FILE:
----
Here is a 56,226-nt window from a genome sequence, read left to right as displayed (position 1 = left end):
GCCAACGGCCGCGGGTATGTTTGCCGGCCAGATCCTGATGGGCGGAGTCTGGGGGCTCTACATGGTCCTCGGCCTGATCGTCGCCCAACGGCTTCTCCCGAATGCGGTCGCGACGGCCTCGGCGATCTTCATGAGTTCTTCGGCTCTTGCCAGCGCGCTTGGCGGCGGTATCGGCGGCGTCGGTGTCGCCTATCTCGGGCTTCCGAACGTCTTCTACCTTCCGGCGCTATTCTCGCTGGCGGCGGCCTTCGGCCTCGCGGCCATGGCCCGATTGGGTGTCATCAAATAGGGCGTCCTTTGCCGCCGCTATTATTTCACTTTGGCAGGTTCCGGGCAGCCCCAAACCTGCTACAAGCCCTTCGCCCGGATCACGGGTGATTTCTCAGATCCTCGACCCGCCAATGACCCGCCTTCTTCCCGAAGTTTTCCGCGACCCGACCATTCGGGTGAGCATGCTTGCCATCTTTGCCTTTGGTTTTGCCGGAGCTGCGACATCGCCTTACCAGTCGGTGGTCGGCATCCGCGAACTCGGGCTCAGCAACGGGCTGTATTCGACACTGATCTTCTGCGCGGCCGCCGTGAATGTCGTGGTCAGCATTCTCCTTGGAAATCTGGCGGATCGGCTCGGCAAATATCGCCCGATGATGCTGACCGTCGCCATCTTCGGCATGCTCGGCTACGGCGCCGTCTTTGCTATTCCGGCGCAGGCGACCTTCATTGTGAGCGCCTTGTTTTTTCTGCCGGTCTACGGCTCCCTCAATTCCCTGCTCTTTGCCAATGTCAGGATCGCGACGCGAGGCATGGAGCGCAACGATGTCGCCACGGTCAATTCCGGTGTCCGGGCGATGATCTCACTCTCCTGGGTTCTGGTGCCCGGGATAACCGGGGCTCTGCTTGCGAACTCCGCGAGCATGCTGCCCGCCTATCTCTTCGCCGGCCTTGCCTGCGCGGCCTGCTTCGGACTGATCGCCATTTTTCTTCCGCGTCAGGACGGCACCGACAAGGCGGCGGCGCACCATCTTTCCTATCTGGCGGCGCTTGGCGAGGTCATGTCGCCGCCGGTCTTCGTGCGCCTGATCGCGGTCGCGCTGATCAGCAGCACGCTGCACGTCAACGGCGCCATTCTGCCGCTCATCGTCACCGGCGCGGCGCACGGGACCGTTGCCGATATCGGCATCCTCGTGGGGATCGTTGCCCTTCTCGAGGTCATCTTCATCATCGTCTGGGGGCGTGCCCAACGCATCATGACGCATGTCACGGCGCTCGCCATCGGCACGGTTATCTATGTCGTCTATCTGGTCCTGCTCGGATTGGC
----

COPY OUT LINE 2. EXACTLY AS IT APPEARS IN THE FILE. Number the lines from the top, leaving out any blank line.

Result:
GCCAACGGCCGCGGGTATGTTTGCCGGCCAGATCCTGATGGGCGGAGTCTGGGGGCTCTACATGGTCCTCGGCCTGATCGTCGCCCAACGGCTTCTCCCGAATGCGGTCGCGACGGCCTCGGCGATCTTCATGAGTTCTTCGGCTCTTGCCAGCGCGCTTGGCGGCGGTATCGGCGGCGTCGGTGTCGCCTATCTCGGGCTTCCGAACGTCTTCTACCTTCCGGCGCTATTCTCGCTGGCGGCGGCCTTCGGCCTCGCGGCCATGGCCCGATTGGGTGTCATCAAATAGGGCGTCCTTTGCCGCCGCTATTATTTCACTTTGGCAGGTTCCGGGCAGCCCCAAACCTGCTACAAGCCCTTCGCCCGGATCACGGGTGATTTCTCAGATCCTCGACCCGCCAATGACCCGCCTTCTTCCCGAAGTTTTCCGCGACCCGACCATTCGGGTGAGCATGCTTGCCATCTTTGCCTTTGGTTTTGCCGGAGCTGCGACATCGCCTTACCAGTCGGTGGTCGGCATCCGCGAACTCGGGCTCAGCAACGGGCTGTATTCGACACTGATCTTCTGCGCGGCCGCCGTGAATGTCGTGGTCAGCATTCTCCTTGGAAATCTGGCGGATCGGCTCGGCAAATATCGCCCGATGATGCTGACCGTCGCCATCTTCGGCATGCTCGGCTACGGCGCCGTCTTTGCTATTCCGGCGCAGGCGACCTTCATTGTGAGCGCCTTGTTTTTTCTGCCGGTCTACGGCTCCCTCAATTCCCTGCTCTTTGCCAATGTCAGGATCGCGACGCGAGGCATGGAGCGCAACGATGTCGCCACGGTCAATTCCGGTGTCCGGGCGATGATCTCACTCTCCTGGGTTCTGGTGCCCGGGATAACCGGGGCTCTGCTTGCGAACTCCGCGAGCATGCTGCCCGCCTATCTCTTCGCCGGCCTTGCCTGCGCGGCCTGCTTCGGACTGATCGCCATTTTTCTTCCGCGTCAGGACGGCACCGACAAGGCGGCGGCGCACCATCTTTCCTATCTGGCGGCGCTTGGCGAGGTCATGTCGCCGCCGGTCTTCGTGCGCCTGATCGCGGTCGCGCTGATCAGCAGCACGCTGCACGTCAACGGCGCCATTCTGCCGCTCATCGTCACCGGCGCGGCGCACGGGACCGTTGCCGATATCGGCATCCTCGTGGGGATCGTTGCCCTTCTCGAGGTCATCTTCATCATCGTCTGGGGGCGTGCCCAACGCATCATGACGCATGTCACGGCGCTCGCCATCGGCACGGTTATCTATGTCGTCTATCTGGTCCTGCTCGGATTGGC